Cartography: The Ideal and Its History

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University of Chicago Press, Apr 12, 2019 - Technology & Engineering - 323 pages
Over the past four decades, the volumes published in the landmark History of Cartography series have both chronicled and encouraged scholarship about maps and mapping practices across time and space. As the current director of the project that has produced these volumes, Matthew H. Edney has a unique vantage point for understanding what “cartography” has come to mean and include.

In this book Edney disavows the term cartography, rejecting the notion that maps represent an undifferentiated category of objects for study. Rather than treating maps as a single, unified group, he argues, scholars need to take a processual approach that examines specific types of maps—sea charts versus thematic maps, for example—in the context of the unique circumstances of their production, circulation, and consumption. To illuminate this bold argument, Edney chronicles precisely how the ideal of cartography that has developed in the West since 1800 has gone astray. By exposing the flaws in this ideal, his book challenges everyone who studies maps and mapping practices to reexamine their approach to the topic. The study of cartography will never be the same.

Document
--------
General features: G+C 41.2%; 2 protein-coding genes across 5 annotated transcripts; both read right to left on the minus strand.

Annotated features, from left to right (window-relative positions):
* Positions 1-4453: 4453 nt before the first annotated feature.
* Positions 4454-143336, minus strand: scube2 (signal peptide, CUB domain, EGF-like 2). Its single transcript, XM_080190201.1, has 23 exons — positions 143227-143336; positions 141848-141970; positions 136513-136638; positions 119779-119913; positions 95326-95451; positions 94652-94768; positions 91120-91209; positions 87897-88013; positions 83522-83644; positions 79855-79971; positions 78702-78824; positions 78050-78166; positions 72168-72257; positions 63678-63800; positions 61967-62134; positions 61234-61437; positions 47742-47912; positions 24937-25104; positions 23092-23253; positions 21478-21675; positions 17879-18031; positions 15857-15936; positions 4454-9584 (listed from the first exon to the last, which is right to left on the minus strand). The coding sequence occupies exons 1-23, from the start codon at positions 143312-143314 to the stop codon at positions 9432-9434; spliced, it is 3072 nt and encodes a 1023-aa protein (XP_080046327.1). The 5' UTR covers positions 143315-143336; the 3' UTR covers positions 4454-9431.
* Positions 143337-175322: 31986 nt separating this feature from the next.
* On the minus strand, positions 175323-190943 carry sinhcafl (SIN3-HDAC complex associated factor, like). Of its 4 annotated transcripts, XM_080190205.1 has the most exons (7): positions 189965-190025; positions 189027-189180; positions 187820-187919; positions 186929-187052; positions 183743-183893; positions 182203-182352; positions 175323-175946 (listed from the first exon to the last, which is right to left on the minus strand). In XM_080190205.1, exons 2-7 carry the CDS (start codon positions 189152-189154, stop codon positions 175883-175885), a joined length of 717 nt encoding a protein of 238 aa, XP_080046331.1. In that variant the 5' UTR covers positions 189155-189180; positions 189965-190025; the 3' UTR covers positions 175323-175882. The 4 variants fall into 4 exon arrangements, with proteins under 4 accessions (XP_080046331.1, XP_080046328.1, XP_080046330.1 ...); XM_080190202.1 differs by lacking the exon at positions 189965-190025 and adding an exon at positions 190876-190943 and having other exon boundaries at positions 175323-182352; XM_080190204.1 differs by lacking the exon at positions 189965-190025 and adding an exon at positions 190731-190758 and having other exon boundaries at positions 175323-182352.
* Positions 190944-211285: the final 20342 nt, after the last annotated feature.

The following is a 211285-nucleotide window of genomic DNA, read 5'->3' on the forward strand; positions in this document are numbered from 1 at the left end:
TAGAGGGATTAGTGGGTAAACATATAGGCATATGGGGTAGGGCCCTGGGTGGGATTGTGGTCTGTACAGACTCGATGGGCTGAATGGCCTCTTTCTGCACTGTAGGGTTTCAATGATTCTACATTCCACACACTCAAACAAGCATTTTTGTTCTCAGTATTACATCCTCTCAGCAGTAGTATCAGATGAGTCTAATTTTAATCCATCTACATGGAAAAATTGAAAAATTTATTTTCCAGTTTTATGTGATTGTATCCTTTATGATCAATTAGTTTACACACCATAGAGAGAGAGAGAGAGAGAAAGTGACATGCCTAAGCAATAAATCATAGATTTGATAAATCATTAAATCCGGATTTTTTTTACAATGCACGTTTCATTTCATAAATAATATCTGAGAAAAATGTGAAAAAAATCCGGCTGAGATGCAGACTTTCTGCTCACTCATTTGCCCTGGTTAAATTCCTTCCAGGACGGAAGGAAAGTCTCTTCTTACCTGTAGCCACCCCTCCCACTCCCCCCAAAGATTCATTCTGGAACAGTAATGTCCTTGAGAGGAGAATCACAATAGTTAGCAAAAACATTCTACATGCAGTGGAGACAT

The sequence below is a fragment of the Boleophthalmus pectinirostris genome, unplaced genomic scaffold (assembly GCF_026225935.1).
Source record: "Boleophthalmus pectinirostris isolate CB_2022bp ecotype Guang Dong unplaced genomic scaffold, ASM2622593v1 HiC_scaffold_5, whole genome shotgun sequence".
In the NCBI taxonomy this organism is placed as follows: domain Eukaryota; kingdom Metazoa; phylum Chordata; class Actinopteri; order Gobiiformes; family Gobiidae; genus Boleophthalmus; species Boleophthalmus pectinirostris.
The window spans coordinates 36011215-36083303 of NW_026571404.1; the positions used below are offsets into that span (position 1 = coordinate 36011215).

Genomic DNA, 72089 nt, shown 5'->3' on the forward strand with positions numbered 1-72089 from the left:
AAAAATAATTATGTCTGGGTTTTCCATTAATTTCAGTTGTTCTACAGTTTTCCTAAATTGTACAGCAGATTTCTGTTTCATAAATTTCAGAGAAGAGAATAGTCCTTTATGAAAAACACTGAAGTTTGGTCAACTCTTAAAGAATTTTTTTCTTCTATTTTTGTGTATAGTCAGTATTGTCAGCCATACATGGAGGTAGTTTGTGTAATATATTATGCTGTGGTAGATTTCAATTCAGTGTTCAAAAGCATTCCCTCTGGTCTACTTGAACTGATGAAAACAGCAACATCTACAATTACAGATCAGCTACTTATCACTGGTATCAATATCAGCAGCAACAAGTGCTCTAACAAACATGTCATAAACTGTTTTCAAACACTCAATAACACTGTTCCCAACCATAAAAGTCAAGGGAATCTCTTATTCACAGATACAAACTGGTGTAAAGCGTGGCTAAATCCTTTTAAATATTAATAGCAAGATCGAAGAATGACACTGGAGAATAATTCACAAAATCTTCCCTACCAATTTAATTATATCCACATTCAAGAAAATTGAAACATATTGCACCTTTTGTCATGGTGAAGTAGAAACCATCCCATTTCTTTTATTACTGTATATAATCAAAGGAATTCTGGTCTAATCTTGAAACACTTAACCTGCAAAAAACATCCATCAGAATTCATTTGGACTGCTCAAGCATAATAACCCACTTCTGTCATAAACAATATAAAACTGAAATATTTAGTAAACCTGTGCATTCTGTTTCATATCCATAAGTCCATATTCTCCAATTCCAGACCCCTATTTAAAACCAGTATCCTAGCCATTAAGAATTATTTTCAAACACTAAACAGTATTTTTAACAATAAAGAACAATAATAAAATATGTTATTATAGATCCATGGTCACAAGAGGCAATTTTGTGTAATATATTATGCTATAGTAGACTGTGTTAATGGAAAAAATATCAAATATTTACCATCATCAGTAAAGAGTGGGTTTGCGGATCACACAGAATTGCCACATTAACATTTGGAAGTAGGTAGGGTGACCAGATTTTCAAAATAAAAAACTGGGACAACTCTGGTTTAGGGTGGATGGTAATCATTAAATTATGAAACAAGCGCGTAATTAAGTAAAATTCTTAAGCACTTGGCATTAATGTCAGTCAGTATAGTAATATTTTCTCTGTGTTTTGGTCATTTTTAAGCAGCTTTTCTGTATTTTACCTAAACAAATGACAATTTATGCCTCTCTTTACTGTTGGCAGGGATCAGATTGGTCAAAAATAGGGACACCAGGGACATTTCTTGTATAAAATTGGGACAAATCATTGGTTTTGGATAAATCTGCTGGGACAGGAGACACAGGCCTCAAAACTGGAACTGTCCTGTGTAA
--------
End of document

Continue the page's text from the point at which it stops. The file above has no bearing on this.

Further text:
1 Introducing the Ideal of Cartography
2 Seeing and Seeing Past the Ideal
3 Cartographys Idealized Preconceptions
4 The Ideal of Cartography Emerges
5 Map Scale and Cartographys Idealized Geometry
6 Not Cartography But Mapping

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About the author (2019)

Matthew H. Edney is the Osher Professor in the History of Cartography at the University of Southern Maine. He directs the History of Cartography Project at the University of Wisconsin–Madison, for which he has coedited Volume 4, Cartography in the European Enlightenment. He is a contributor to many books and author of Mapping anEmpire: The Geographical Construction of British India, 1765–1843, also published by the University of Chicago Press.

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